Community Livability Grant Program
About the Program
Each year, the Portland Development Commission seeks proposals that foster vibrant and healthy neighborhoods within the Interstate Corridor, Lents Town Center and Gateway Regional Center urban renewal areas, and the Old Town/Chinatown neighborhood (bridging the River District and Downtown Waterfront URAs.) Grants are available through the PDC Community Livability Grant Program for real property improvements to public facilities and neighborhood and cultural amenities that meet the needs and honor the diversity of area residents.
Grants are awarded through a competitive process and are intended to encourage projects that address community objectives, advance social equity, focus on disadvantaged Portlanders, and build local community capacity. Projects must add, expand or improve physical space that benefits the broader community. Examples include:
- Community health or nutrition centers
- Education and workforce training centers
- Recreational space
- Childcare centers
- Open space and community gardens
- Music, arts and cultural centers
- Historic or cultural assets
- Senior centers
PDC has awarded more than $3 million in Community Livability Grants since 2006. The typical grant ranges from $5,000 to $50,000. The schedule for FY 2015-2016 Grants will be announced by September 1, 2015. Please check back for additional information. For program updates, join our email list (under Email Options, choose Projects & Programs > Community Livability Grant).
CLG Award Recipients FY 2014-15
Community Livability Grants – making a difference in neighborhoods across the city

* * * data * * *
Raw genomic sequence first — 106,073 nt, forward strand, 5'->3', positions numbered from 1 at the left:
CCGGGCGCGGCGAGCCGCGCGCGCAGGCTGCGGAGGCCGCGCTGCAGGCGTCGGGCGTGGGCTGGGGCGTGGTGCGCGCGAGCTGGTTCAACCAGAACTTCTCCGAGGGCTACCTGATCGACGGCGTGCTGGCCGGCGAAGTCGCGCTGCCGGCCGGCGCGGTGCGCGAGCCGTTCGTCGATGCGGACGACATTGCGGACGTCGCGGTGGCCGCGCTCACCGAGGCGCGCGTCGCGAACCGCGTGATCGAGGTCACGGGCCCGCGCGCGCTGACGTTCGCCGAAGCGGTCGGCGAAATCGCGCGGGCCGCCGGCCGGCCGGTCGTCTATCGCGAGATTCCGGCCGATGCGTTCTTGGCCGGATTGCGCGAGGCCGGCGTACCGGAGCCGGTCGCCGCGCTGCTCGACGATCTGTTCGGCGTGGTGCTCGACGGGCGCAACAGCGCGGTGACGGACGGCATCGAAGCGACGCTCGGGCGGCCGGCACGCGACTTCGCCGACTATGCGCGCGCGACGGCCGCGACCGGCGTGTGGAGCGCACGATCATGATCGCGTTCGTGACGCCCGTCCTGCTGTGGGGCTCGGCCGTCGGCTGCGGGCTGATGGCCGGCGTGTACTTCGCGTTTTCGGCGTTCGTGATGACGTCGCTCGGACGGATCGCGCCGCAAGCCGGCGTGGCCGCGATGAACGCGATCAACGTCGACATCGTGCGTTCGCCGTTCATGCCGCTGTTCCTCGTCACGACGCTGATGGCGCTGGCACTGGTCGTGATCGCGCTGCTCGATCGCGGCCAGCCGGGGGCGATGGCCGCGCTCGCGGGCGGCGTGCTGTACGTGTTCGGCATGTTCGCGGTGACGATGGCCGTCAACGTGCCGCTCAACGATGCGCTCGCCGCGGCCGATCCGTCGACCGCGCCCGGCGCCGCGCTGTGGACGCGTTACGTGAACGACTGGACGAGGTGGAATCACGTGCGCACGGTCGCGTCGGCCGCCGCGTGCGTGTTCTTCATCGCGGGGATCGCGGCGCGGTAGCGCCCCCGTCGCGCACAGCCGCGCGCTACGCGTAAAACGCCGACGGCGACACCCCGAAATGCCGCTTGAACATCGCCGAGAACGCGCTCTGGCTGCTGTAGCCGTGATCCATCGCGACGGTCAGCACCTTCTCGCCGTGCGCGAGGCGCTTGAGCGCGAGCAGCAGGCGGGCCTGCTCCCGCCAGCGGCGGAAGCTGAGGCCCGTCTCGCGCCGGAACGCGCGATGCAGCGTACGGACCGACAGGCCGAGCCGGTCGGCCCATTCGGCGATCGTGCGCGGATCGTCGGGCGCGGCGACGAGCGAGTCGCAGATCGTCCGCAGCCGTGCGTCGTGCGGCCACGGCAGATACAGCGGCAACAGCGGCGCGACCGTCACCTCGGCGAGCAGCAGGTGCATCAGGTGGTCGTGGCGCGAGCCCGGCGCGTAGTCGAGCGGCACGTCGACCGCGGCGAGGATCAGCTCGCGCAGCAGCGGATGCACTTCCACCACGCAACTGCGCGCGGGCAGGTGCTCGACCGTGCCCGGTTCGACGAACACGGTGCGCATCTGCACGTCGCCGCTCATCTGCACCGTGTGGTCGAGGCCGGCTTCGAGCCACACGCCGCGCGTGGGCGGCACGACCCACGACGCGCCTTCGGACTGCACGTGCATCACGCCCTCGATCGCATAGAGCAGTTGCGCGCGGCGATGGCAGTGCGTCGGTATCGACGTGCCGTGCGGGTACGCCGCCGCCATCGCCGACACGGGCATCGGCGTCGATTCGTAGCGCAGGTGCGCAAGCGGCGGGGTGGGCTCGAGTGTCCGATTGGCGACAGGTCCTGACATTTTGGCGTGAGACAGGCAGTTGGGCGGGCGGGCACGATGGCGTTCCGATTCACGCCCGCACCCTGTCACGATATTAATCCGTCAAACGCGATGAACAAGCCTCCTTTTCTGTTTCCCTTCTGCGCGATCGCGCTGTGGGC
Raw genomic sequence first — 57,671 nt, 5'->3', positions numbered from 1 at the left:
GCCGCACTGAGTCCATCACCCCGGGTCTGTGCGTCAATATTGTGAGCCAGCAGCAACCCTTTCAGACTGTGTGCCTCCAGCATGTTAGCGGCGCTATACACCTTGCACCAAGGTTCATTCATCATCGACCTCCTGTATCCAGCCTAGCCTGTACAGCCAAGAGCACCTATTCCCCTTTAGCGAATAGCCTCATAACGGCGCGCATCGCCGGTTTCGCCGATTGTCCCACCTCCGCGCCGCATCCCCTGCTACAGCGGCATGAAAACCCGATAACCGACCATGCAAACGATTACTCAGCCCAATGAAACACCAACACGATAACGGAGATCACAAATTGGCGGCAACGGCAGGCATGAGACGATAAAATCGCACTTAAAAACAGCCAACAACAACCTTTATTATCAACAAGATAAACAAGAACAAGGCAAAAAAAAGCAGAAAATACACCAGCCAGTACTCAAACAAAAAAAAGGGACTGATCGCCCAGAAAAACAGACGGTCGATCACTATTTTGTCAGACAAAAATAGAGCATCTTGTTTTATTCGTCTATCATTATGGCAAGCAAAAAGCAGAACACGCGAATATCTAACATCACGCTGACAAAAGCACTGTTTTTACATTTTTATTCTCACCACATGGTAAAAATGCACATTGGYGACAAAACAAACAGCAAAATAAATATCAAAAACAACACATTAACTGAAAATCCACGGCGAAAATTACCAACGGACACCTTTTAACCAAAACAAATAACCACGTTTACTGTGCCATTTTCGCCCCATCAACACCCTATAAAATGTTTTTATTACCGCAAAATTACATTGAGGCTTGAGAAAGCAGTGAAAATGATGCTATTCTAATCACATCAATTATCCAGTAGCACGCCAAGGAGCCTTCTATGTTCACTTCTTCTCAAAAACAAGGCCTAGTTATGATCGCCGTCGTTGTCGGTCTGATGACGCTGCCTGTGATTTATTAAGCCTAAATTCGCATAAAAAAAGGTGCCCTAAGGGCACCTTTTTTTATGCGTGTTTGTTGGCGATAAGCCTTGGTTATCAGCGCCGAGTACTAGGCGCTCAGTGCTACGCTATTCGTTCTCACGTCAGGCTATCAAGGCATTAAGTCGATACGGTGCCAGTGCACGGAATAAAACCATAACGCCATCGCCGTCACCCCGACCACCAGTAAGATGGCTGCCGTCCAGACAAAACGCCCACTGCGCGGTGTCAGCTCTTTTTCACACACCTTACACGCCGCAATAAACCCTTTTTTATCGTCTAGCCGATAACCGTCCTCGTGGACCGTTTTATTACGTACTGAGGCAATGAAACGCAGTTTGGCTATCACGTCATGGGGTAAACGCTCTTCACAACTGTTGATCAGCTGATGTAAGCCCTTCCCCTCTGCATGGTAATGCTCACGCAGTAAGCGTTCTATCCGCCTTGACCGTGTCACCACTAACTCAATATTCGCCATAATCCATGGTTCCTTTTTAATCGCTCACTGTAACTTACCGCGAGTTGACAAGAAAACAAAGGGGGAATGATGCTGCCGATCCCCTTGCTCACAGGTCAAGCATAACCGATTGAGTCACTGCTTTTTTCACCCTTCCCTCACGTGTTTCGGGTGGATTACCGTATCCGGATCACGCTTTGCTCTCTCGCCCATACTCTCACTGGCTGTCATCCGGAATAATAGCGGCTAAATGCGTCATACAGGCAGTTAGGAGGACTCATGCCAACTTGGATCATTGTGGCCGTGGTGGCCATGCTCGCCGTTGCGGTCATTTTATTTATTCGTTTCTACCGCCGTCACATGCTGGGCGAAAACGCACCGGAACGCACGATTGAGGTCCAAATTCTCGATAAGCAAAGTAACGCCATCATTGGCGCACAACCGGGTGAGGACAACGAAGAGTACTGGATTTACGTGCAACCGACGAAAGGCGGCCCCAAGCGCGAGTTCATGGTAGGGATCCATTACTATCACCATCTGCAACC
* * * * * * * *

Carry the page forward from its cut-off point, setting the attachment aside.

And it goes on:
SE Works ribbon cutting in February 2014
PDC’s Community Livability Grant program has been integral to the growth and expansion of SE Works, Inc., a community-based workforce development organization providing employment, training and supportive services at 7916 SE Foster Road. Since 2010, PDC has provided $163,726 in grants to assist SE Works, creating larger and more efficient space, adding programs, and growing employment from 15 to 40, making the agency one of the largest nonprofit employers in SE Portland.
SE Works WorkSource Portland Metro-SE provides employment services for a high poverty community, reaching unemployed individuals looking for work; young adults ages 18-24 who have been involved in the justice system; and offering services for adult reentry and for immigrants and refugees who need their credentials evaluated so that they can return to their professional occupations from their home country.
With help from PDC, SE Works’ current office has grown to 25,000 SF serving 3,300 customers and close to 19,000 job seekers. Holly Whittleton, SE Works Executive Director, says, “Our staff and customers love the beautiful new space, the air quality, the light and the colors and comment on how nice it is to work here. The support PDC provides not only benefits these individuals and their families, it enriches our community and provides employers with a talented and culturally competent labor force.”
SE Works is a prime example of the community capacity building that is the focus of PDC’s ongoing efforts to revitalize the Lents area. It has become an anchor institution in a building that was mostly vacant four years ago. Other non-profits and small businesses near this area have started, expanded, or improved their buildings with public investment, including Junior Achievement, All State Insurance, Above the Rest Homebrewing, Eva’s Herbucha, Maylie Grayson, LLP, Le Car, and Urban Indoor Garden.